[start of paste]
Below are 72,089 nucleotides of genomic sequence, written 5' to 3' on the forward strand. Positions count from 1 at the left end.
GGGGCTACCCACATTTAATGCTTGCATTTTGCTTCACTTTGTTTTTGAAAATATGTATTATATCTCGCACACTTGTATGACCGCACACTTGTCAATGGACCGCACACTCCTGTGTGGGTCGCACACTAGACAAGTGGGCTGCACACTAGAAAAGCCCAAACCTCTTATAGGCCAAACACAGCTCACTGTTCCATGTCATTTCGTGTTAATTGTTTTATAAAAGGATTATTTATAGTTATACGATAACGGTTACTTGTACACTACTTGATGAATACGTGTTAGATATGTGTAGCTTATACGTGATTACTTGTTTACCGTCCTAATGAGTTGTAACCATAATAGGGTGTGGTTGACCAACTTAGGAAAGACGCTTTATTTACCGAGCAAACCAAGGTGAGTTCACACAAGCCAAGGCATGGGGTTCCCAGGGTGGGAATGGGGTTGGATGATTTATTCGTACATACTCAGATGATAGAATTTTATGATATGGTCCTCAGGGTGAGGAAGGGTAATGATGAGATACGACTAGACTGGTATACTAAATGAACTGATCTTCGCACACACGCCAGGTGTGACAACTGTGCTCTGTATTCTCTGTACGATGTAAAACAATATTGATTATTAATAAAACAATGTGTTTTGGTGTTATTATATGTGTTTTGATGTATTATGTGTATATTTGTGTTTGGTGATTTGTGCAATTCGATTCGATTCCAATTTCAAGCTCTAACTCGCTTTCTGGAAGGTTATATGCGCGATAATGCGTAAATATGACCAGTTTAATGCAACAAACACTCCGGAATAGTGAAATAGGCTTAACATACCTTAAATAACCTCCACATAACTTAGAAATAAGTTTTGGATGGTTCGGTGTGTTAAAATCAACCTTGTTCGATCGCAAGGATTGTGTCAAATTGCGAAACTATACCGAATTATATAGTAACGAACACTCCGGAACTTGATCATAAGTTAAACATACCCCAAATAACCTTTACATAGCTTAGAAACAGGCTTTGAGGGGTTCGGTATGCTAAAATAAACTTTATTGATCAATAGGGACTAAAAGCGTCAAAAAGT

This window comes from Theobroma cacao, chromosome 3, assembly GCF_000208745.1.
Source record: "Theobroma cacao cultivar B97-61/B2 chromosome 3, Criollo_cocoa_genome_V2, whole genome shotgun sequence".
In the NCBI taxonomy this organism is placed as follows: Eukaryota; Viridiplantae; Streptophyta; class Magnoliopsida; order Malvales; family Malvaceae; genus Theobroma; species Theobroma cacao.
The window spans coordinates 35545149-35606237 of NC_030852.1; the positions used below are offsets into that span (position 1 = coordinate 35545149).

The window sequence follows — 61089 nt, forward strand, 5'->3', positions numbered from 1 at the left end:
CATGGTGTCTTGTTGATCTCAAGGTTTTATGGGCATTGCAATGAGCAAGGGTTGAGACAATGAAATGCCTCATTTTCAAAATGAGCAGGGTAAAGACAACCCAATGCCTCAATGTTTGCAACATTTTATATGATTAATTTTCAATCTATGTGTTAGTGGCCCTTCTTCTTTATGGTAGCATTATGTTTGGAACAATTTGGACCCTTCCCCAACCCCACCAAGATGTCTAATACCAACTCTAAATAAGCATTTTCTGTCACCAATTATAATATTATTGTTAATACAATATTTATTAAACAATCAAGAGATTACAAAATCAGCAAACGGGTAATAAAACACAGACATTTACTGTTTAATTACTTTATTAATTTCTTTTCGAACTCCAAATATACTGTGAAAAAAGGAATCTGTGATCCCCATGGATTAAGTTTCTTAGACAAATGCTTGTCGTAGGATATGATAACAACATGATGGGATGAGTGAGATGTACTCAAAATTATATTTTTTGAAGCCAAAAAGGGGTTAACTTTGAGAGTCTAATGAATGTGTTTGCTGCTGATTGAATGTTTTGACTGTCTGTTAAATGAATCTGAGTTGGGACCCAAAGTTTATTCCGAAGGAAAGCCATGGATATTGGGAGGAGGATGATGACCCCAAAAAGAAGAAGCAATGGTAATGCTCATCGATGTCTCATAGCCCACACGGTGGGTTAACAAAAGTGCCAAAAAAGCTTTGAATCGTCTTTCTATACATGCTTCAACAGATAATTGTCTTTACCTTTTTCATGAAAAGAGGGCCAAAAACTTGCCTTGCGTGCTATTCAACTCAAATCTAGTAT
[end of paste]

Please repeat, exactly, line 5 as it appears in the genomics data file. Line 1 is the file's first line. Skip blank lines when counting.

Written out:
In the NCBI taxonomy this organism is placed as follows: Eukaryota; Viridiplantae; Streptophyta; class Magnoliopsida; order Malvales; family Malvaceae; genus Theobroma; species Theobroma cacao.